Mount Rainier Flower Update

If you haven't been up to Rainier to enjoy the flower show, you are running out of time!  Flowers are still very nice at Paradise, but are slightly past peak.  Tipsoo Lakes and Naches Peak are well past peak, as is Sunrise.

Spray Park is putting on a nice show, with the best display up high.  Mazama Ridge is looking nice too - I recommend hiking the Skyline Trail and The Lakes Trail.  I haven't seen any reports on Indian Henry's, but would expect it to be sporting a nice display.

Get out and enjoy them while they last!

This will likely be my last report on the flowers at Rainier for the season as I am leaving in a couple of days for the Oregon coast.

Friday, August 9, 2013

Mount Rainier Flower Update

Early light on the Tatoosh Range above meadows on Mazama Ridge.
Yesterday, I spent a long day on the south side of the mountain.  I left my home at 3:00 am, drove to Fourth Crossing near Paradise, and hiked up Mazama Ridge in time for sunrise.  I then ascended the Skyline Trail to the highest meadows before reversing my tracks and traversing the trail back to Paradise proper, using the Paradise Road to loop back to my vehicle.  Not done yet, I drove to Longmire and hiked up Eagle Peak!

I arrived home too late to process images to share (soon), but know many people would like a flower update before the weekend.
Mount Rainier above lupine at Paradise.

So here it is.

This year seems to be lacking variety on the south side.  Lupine are out in force, with paintbrush dotting the patches here and there.  The only asters I saw were along the Paradise Valley Road, and they were well past.  I believe this unusual dry spell we have been experiencing over the last 1-1/2 months may be having an adverse affect on some flower species.  It will be interesting to see how things play out.

Mazama Ridge is still a ways out, with both avalanche and glacier lilies still out in numbers, though well past.  I was disappointed with the meadows along The Lakes Trail, though there are some nice patches lower down, out-of-sight of the mountain, but in full view of the Tatoosh Range.  The same can be said along the Skyline Trail.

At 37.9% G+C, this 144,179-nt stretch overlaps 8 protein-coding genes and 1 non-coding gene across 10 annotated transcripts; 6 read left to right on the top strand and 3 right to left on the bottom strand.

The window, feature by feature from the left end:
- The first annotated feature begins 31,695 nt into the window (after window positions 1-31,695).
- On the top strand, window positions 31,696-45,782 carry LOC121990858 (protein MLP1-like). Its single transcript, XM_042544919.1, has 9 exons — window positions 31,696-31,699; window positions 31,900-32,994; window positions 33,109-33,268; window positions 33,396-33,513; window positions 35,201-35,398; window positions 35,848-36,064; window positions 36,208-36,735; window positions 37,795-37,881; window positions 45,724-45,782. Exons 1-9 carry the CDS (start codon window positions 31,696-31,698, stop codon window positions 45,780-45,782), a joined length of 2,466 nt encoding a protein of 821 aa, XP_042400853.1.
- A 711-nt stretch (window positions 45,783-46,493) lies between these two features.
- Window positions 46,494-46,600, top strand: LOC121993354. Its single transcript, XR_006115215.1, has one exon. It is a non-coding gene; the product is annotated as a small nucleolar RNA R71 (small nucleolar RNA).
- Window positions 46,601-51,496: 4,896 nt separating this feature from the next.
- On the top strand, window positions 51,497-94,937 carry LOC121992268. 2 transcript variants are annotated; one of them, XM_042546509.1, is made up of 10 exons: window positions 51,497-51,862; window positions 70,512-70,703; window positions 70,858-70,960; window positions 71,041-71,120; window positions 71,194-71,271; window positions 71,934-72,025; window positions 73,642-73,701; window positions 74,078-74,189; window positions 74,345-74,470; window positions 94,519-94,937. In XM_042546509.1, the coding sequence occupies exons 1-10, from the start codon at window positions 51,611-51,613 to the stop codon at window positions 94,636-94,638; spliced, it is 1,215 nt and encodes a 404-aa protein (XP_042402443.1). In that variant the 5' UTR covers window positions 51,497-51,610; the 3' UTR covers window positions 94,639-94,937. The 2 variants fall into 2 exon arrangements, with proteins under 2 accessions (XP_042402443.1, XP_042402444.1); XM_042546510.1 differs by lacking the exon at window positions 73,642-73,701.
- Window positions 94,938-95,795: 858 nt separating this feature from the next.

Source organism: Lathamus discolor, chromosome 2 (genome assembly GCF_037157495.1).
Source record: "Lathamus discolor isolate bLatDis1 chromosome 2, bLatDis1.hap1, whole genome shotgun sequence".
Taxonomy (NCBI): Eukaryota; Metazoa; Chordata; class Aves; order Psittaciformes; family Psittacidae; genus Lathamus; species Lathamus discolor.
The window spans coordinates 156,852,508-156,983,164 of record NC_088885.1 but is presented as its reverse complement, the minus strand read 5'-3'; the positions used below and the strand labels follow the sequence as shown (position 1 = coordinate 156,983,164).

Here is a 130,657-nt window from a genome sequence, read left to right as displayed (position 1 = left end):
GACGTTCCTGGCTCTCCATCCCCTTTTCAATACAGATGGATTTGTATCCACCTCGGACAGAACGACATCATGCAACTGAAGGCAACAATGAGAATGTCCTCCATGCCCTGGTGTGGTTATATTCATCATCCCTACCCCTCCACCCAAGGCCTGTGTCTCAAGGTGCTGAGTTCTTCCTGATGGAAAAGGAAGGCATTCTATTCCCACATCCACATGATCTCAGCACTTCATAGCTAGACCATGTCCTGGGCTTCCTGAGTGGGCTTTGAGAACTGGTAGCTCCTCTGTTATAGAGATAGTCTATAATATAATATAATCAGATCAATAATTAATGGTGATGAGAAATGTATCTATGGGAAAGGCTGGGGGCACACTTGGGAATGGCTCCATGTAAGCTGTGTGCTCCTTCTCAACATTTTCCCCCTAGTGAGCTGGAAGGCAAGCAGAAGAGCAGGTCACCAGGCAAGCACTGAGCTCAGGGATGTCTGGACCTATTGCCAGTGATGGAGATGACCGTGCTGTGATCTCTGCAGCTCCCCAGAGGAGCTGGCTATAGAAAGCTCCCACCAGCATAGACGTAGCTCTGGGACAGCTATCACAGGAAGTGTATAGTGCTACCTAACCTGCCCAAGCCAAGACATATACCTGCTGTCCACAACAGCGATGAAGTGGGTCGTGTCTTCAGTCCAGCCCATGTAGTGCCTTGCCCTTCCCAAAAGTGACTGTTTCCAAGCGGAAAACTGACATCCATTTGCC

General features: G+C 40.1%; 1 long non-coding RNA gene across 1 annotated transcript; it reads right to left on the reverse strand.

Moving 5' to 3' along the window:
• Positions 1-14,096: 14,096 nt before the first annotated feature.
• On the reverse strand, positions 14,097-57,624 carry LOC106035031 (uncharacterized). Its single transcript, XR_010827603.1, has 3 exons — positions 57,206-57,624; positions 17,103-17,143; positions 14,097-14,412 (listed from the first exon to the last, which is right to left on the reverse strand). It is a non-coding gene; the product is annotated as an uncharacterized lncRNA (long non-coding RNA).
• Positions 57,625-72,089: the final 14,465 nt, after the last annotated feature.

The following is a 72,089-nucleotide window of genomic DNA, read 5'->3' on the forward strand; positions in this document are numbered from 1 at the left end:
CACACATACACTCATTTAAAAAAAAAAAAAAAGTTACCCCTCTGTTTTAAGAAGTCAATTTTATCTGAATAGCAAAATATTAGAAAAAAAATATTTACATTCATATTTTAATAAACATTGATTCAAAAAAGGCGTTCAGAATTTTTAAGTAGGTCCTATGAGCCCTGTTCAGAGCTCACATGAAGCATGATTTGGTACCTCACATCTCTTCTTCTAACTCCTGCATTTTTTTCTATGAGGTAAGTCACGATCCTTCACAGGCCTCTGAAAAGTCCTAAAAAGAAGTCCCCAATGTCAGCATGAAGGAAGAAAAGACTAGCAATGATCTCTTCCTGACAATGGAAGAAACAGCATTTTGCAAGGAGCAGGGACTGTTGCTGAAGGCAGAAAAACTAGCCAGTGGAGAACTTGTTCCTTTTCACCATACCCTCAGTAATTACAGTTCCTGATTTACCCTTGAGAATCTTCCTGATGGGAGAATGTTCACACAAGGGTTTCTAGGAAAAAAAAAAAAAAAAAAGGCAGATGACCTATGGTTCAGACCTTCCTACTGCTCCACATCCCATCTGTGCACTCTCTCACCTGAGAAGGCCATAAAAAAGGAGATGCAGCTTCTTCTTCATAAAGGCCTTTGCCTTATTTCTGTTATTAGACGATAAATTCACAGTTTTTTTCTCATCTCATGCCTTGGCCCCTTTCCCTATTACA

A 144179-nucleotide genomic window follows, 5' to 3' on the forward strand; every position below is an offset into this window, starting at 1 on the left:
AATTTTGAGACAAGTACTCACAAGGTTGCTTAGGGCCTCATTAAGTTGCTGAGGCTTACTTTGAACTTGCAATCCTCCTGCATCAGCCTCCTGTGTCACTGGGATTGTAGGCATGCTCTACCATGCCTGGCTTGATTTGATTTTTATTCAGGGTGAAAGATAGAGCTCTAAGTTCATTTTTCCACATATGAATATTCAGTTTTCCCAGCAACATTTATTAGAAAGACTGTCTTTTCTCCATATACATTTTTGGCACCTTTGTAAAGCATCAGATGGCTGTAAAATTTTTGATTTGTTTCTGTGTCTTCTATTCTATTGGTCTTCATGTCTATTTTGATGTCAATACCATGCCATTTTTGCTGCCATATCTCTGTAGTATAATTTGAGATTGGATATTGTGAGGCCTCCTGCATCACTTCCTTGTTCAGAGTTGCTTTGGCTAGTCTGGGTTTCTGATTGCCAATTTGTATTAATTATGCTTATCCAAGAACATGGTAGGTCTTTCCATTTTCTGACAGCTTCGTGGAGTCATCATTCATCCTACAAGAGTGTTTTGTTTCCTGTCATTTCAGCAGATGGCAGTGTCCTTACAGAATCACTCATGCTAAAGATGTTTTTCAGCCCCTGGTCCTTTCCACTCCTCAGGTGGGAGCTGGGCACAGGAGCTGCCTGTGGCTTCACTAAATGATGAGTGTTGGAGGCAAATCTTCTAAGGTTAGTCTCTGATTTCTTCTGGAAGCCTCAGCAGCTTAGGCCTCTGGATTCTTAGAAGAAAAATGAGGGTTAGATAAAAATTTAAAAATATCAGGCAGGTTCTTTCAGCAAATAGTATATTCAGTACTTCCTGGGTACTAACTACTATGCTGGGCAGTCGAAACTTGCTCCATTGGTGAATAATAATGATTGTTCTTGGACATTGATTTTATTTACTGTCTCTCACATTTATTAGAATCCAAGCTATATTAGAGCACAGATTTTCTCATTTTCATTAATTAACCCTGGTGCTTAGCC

Paradise Meadows are fantastic right now - near peak, I would say.  The lupine are in full bloom and the meadows sport intense lavender color.  The area just shy of Edith Creek and the Edith Creek bridge crossing are particularly attractive.
Mount Rainier above Paradise Meadows.

Reflection Lakes are well past, and surrounded with construction.  I was going to drive down Stevens Canyon to scope things out, but decided the inconveniences were too much.  It was fascinating to watch the workers placing the stone blocks on the side of the highway though.  While many photographers are fearful of limited access to the lakes in the future, I think this project is bringing a much needed facelift to the area, and I'm excited to see it at completion.

Tipsoo Lakes and the Naches Peak Trail continue to have fantastic displays of a wide variety of flowers.  This area has probably been the most impressive of any place in the park this year, in my opinion.

Summerland is sporting a profuse display of Monkey Flower right now near the creek.  More varieties can be found up higher.

All of these locations share a common bond:  BUGS!  Be prepared!

Happy shooting!  I hope to see you on the trail!

Edit:  Images added 8/10.